Michael Brown Continues His Piece on the Key Steps in Estate Planning

Michael Brown - 01-Dec-2017


It is crucial to stay focused on those who are important to you, your spouse, your children, your grandchildren and those extended family members who are also important to you, for example a brother or sister.

Having done that, take the next step of protecting them against unsecured creditors, former spouses, revenue and regulatory authorities, litigation lawyers and spendthrift beneficiaries.

The use of trusts, both through life (discretionary or other) and from death (Testamentary Trust) are becoming more and more prevalent as wealth from years of largely uninterrupted economic growth by those in their 50's, 60's and 70's. They enable a structure that can effectively deal with relationship/marriage breakdown and provide a protection mechanism that enables your wealth to stay within your family. Through these you are able to focus on control rather than ownership of the assets.

I'm reminded of a mate of mine who was one of four kids. His father had been a successful accountant who had turned around a number of businesses, sold them and made millions. When each of his kids married he helped them out by buying or contributing largely to the purchase of a home. Sadly, three of the four kids separated fortunately prior to having any children, however 50% of his money went straight out the door to the departing son/daughter-in-law and immediately the lesson was learned, albeit a very expensive lesson.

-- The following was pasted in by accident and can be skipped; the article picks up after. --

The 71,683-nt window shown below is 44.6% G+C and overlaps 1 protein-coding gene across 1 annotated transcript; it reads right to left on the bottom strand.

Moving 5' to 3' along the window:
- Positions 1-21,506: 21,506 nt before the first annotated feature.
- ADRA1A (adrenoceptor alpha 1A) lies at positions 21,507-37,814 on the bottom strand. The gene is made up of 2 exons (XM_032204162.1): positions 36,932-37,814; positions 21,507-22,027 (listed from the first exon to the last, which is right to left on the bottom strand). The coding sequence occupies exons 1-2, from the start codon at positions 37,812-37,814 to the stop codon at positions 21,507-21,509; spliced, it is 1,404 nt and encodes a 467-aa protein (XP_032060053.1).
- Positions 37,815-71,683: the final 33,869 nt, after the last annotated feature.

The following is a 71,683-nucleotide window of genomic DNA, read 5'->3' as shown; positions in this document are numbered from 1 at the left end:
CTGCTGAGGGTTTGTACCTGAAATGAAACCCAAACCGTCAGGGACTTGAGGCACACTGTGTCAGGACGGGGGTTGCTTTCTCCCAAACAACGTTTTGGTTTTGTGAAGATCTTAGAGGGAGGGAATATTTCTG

Subsequently he proceeded to move all assets into a family trust, a corporate trustee is in place and the shares in that trustee will form part of a Testamentary Trust that will be created from his will. The outcomes will be obvious and the benefits to the family clear. They'll be in a position to enjoy the income that the assets generate but the Asset will remain in place for the benefit of all his children and grandchildren and importantly beyond the reach of any family court proceeding that may arise for any of his family.

Please remember though, effective asset protection doesn't always align with other strategies of Tax Planning and Estate Planning so professional advice is a requirement.

The 5 keys to avoiding a problem are;

     1. Get a Specialist Estate Planning Lawyer

     2. Be explicitly clear with your wishes

     3. Define what's important to you and what you want to see done.

     4. Take the specialist's advice not the vested family members

     5. Remember - "we are all friends when there's nothing at stake"